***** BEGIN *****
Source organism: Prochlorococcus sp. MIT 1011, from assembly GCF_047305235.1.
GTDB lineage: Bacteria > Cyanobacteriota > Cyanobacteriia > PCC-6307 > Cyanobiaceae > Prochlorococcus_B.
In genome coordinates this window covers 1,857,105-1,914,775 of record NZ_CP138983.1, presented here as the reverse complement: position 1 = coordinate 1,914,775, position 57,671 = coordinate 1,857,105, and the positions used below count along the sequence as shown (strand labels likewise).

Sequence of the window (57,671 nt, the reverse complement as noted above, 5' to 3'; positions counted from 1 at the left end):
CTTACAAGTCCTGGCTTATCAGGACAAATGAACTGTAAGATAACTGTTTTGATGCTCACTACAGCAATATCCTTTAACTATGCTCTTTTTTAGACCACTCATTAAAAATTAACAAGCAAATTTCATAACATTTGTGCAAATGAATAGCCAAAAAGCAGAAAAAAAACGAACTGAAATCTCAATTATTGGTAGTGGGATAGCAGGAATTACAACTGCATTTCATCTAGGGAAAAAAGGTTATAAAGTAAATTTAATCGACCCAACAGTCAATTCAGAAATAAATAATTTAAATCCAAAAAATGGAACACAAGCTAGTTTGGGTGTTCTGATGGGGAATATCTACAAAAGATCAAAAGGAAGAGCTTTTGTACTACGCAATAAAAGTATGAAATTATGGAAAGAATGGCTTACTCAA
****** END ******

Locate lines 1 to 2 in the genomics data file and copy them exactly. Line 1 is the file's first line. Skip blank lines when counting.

Source organism: Prochlorococcus sp. MIT 1011, from assembly GCF_047305235.1.
GTDB lineage: Bacteria > Cyanobacteriota > Cyanobacteriia > PCC-6307 > Cyanobiaceae > Prochlorococcus_B.